It is one of those perverse quirks of fate, then, that by the time Blood Music was released in October 1993, incorporating a dance element into your music had become a well-worn cliché for rock bands in Britain. Worse, with shoegaze’s critical reputation on the skids, Chapterhouse’s doubtlessly well-intentioned decision to ask rising production duo Global Communication to remix their second album was seen as a cynical move to up their credibility and sell some more records, rather than a moment of genuine musical love.

That Pentamerous Metamorphosis was largely ignored at the time seems understandable on those grounds. But that doesn’t make it any less unfair. There was, it is true, a tendency for dance remixers in the early 90s to take the piss when faced with credibility-seeking rock bands, a trend best exemplified by the celebrated tale of Aphex Twin’s 1993 commission to remix The Lemonheads, when he allegedly forgot all about the task in question and instead palmed the band’s record company off with whatever DAT he had to hand. But Chapterhouse were far from blind followers of fashion: not only did ‘Falling Down’ prove they had an existing interest in dance music techniques, but the gliding guitar music on Blood Music also proved fertile territory for Global Communication to explore, on what would prove one of the duo’s very finest bits of music, equal, even to their legendary ambient work 76:14, released the following year.

Pentamerous Metamorphosis is anything but a straight, track-by-track remix album. It contains five, 10-minute-plus tracks, to the 12 songs on Blood Music and all the Pentamerous mixes sport different names to the original tracks. But, rather than an Lemonheads-style whitewash, traces of Chapterhouse’s music can be heard throughout Pentamerous Metamorphosis. ‘Delta Phase’, for example, uses an identifiable guitar lift from Blood Music’s ‘We Are The Beautiful’, while closing track ‘Epsilon Phase’ uses vocal snippets from ‘Love Forever’. This track, in fact, shows the care and attention that Global Communication brought to the task, with the three original vocal lines – ‘You Have To Learn To Feel’, ‘And Reach Into The Light’ and ‘I’m Changing All The Time’ – taken from different parts of the original song and placed together in a brilliant act of juxtaposition.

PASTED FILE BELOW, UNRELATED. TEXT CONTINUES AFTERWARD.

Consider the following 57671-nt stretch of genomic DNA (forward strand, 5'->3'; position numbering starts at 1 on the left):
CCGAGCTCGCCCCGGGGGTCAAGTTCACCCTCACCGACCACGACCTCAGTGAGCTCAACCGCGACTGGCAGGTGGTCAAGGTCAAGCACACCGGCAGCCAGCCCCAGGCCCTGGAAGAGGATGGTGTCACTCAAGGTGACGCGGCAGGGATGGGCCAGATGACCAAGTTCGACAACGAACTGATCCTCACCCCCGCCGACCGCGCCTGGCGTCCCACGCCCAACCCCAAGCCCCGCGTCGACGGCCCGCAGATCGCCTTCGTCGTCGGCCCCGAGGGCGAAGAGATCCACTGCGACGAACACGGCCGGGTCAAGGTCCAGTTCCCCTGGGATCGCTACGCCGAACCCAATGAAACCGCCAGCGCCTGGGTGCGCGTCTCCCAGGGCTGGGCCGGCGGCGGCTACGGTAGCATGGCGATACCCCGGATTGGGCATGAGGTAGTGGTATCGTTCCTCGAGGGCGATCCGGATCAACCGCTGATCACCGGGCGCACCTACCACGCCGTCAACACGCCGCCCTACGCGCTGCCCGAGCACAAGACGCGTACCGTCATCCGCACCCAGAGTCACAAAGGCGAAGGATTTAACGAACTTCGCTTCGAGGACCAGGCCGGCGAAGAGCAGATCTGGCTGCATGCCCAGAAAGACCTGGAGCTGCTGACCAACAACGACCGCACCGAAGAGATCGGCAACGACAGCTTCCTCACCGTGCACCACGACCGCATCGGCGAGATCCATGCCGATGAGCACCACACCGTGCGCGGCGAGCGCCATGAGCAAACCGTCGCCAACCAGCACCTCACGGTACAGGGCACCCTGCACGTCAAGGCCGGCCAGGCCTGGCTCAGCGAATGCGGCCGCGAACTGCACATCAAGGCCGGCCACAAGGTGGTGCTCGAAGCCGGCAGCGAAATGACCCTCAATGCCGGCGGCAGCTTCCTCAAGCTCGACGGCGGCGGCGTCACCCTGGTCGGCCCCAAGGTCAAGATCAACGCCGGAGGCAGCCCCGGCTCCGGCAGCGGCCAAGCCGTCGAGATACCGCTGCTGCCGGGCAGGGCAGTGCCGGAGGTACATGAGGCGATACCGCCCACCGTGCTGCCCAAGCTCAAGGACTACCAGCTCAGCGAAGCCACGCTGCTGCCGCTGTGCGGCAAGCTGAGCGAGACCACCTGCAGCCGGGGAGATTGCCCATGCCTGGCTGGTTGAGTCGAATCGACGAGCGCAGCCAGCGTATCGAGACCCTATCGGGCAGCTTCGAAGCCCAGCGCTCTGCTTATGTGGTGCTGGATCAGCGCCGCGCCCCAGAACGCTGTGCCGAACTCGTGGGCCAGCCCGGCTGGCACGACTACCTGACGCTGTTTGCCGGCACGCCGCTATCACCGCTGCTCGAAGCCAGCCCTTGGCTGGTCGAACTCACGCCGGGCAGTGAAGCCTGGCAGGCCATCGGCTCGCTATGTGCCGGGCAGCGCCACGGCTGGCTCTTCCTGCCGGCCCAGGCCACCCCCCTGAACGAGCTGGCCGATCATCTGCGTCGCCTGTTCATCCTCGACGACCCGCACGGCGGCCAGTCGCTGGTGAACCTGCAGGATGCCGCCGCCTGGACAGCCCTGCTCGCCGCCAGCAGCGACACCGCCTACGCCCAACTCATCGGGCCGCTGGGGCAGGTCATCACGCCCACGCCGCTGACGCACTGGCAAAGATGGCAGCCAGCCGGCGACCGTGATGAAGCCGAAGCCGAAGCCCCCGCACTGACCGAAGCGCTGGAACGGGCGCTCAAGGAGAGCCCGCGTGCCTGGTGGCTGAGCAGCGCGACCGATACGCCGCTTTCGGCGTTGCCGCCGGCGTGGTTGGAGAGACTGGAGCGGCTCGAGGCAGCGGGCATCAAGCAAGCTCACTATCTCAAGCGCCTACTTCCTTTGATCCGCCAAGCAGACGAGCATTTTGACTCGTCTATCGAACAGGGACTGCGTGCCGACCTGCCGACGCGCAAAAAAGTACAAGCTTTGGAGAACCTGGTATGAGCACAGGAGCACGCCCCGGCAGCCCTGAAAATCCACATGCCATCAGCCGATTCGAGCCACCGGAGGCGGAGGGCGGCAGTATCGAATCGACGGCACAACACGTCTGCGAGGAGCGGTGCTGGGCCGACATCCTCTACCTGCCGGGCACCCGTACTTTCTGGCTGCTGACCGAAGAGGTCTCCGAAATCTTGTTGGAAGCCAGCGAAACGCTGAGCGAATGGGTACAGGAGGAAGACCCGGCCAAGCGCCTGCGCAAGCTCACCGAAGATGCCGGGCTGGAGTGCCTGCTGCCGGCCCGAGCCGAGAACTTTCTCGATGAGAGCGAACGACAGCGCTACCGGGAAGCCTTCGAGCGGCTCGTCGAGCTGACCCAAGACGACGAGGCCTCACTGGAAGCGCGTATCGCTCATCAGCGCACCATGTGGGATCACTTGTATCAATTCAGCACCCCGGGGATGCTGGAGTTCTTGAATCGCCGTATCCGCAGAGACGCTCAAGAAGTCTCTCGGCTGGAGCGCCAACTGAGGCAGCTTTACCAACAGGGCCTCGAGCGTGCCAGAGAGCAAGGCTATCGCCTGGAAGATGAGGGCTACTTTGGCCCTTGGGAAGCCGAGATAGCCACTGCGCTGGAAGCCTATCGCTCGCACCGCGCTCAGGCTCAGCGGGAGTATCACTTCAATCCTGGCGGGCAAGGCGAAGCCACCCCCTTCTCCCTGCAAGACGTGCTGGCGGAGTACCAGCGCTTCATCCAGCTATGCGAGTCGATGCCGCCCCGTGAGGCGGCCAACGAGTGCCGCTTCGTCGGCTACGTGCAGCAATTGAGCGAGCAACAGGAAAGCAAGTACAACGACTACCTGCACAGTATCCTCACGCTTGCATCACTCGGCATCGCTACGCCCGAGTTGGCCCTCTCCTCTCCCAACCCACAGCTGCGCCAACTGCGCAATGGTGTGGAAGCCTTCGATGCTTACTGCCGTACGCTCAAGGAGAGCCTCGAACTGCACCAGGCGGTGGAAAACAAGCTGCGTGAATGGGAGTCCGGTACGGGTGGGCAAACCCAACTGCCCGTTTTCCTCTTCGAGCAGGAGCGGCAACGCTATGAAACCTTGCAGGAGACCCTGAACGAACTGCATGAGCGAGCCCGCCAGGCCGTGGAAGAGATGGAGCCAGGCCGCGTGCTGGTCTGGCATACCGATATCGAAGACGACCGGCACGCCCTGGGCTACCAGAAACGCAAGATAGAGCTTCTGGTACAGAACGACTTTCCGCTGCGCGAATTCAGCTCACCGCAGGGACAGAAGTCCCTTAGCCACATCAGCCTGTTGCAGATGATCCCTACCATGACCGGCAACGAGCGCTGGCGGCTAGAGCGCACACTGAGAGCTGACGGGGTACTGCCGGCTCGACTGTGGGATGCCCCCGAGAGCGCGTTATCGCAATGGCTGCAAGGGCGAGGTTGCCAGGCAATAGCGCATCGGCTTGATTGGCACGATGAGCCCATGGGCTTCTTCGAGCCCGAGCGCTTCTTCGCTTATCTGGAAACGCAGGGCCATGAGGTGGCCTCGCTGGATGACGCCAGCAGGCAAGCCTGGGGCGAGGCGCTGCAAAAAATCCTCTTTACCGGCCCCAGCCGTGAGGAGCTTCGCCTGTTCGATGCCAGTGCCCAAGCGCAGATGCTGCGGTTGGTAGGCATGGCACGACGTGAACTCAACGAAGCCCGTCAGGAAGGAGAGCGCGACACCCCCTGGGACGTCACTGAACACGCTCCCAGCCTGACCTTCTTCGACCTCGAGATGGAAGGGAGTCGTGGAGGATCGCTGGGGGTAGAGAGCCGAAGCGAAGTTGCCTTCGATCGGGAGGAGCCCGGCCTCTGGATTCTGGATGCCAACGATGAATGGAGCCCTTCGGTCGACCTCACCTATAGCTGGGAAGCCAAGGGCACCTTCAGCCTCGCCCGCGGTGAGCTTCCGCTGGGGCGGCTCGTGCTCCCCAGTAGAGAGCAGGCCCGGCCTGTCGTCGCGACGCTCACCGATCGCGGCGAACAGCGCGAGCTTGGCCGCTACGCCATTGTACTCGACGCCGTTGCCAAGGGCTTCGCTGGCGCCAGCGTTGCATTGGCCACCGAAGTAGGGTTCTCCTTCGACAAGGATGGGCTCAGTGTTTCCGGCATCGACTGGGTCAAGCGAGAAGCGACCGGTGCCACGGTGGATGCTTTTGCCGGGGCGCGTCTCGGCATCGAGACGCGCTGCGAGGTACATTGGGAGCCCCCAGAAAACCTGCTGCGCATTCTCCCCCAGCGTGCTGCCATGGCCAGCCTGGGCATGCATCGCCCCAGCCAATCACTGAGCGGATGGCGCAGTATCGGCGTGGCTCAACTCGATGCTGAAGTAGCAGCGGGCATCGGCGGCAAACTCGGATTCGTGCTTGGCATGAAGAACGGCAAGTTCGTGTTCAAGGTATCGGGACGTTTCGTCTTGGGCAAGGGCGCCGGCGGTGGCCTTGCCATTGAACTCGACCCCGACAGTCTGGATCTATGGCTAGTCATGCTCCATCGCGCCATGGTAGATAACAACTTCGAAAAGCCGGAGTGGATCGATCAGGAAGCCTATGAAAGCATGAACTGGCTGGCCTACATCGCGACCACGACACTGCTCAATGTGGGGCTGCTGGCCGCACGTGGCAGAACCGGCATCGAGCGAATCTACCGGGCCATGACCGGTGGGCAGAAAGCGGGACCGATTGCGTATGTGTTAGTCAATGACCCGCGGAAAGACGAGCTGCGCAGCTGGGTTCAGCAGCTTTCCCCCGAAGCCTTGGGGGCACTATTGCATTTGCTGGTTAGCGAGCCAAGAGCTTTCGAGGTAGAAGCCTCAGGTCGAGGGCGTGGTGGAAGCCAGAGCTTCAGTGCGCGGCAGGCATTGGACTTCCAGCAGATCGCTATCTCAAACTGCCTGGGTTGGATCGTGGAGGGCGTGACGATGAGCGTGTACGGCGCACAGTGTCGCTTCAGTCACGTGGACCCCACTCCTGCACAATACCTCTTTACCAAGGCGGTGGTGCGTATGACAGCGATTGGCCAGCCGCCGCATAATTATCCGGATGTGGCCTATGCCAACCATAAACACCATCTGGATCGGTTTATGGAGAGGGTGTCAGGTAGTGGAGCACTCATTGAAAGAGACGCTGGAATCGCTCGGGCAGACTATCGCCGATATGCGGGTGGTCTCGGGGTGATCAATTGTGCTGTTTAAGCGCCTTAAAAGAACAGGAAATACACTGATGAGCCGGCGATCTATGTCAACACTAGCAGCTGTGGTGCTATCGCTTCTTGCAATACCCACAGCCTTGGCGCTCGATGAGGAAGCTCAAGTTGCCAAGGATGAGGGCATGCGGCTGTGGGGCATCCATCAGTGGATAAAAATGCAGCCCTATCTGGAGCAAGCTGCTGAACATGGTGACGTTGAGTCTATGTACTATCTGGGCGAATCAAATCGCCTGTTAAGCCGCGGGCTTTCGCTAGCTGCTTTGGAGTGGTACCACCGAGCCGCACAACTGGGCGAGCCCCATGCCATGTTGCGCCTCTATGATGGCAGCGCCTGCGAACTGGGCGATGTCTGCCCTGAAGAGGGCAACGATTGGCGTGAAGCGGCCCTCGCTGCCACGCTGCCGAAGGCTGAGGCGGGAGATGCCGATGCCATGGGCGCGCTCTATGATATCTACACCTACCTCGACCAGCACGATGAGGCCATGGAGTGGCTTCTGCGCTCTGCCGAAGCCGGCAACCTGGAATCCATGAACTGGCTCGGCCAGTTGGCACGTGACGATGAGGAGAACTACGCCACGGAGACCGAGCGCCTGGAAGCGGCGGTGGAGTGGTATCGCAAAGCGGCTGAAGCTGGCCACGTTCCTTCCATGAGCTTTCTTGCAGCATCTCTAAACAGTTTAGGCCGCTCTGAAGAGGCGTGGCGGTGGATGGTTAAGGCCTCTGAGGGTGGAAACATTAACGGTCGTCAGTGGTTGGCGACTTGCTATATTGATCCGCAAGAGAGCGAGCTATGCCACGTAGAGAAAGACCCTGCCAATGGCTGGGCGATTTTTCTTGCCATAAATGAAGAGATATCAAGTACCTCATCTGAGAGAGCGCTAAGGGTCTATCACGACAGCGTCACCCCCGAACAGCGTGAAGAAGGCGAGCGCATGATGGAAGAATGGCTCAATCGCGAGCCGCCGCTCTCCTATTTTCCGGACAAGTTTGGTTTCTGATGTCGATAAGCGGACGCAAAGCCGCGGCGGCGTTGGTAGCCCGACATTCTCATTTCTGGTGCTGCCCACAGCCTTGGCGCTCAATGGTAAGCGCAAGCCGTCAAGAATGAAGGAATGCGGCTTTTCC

“One day we got a call from Andy Sheriff from Chapterhouse who loved our work, and asked if we wanted to remix their entire album,” Global Communication’s Tom Middleton explained in the liner notes to the 76:14 album reissue. “What an amazing opportunity. Sampling from the multi-track tapes, embellishing the themes and distilling the lyrical content from Blood Music into five new pieces.”

What Pentamerous Metamorphosis, which was itself re-released in 1998, would demonstrate was how exceptionally well the key elements of shoegaze – dreamy guitar swirl, floaty vocals and an almost pained attention to atmospherics – lent themselves to the more cerebral side of electronic music that was in vogue in the UK at the time (think Warp’s Artificial Intelligence series).